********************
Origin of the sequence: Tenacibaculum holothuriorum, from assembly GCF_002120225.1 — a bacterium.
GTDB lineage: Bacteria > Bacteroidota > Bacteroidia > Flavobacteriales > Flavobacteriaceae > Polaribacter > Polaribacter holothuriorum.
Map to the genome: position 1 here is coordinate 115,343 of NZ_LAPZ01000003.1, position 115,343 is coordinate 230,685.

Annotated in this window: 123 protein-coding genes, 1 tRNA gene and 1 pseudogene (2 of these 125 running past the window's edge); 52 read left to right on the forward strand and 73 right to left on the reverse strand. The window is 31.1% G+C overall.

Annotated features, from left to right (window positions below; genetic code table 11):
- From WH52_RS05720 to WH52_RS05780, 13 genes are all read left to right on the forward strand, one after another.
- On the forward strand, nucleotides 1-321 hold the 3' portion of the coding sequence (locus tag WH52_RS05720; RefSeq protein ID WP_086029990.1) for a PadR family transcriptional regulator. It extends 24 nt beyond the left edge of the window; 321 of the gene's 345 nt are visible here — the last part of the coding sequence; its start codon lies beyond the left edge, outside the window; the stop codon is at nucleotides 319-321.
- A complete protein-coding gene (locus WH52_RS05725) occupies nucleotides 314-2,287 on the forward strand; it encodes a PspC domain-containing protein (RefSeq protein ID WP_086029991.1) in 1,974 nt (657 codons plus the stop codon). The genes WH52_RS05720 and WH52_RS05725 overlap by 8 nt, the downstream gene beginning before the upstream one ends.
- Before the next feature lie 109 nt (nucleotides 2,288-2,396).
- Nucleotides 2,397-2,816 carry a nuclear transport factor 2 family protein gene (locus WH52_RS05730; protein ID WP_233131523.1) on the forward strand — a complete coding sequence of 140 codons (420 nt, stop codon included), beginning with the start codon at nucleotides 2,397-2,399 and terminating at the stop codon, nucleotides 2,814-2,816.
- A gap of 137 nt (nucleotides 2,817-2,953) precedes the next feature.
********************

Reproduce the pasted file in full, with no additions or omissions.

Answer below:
Origin of the sequence: Tenacibaculum holothuriorum, from assembly GCF_002120225.1 — a bacterium.
GTDB lineage: Bacteria > Bacteroidota > Bacteroidia > Flavobacteriales > Flavobacteriaceae > Polaribacter > Polaribacter holothuriorum.
Map to the genome: position 1 here is coordinate 115,343 of NZ_LAPZ01000003.1, position 115,343 is coordinate 230,685.

Annotated in this window: 123 protein-coding genes, 1 tRNA gene and 1 pseudogene (2 of these 125 running past the window's edge); 52 read left to right on the forward strand and 73 right to left on the reverse strand. The window is 31.1% G+C overall.

Annotated features, from left to right (window positions below; genetic code table 11):
- From WH52_RS05720 to WH52_RS05780, 13 genes are all read left to right on the forward strand, one after another.
- On the forward strand, nucleotides 1-321 hold the 3' portion of the coding sequence (locus tag WH52_RS05720; RefSeq protein ID WP_086029990.1) for a PadR family transcriptional regulator. It extends 24 nt beyond the left edge of the window; 321 of the gene's 345 nt are visible here — the last part of the coding sequence; its start codon lies beyond the left edge, outside the window; the stop codon is at nucleotides 319-321.
- A complete protein-coding gene (locus WH52_RS05725) occupies nucleotides 314-2,287 on the forward strand; it encodes a PspC domain-containing protein (RefSeq protein ID WP_086029991.1) in 1,974 nt (657 codons plus the stop codon). The genes WH52_RS05720 and WH52_RS05725 overlap by 8 nt, the downstream gene beginning before the upstream one ends.
- Before the next feature lie 109 nt (nucleotides 2,288-2,396).
- Nucleotides 2,397-2,816 carry a nuclear transport factor 2 family protein gene (locus WH52_RS05730; protein ID WP_233131523.1) on the forward strand — a complete coding sequence of 140 codons (420 nt, stop codon included), beginning with the start codon at nucleotides 2,397-2,399 and terminating at the stop codon, nucleotides 2,814-2,816.
- A gap of 137 nt (nucleotides 2,817-2,953) precedes the next feature.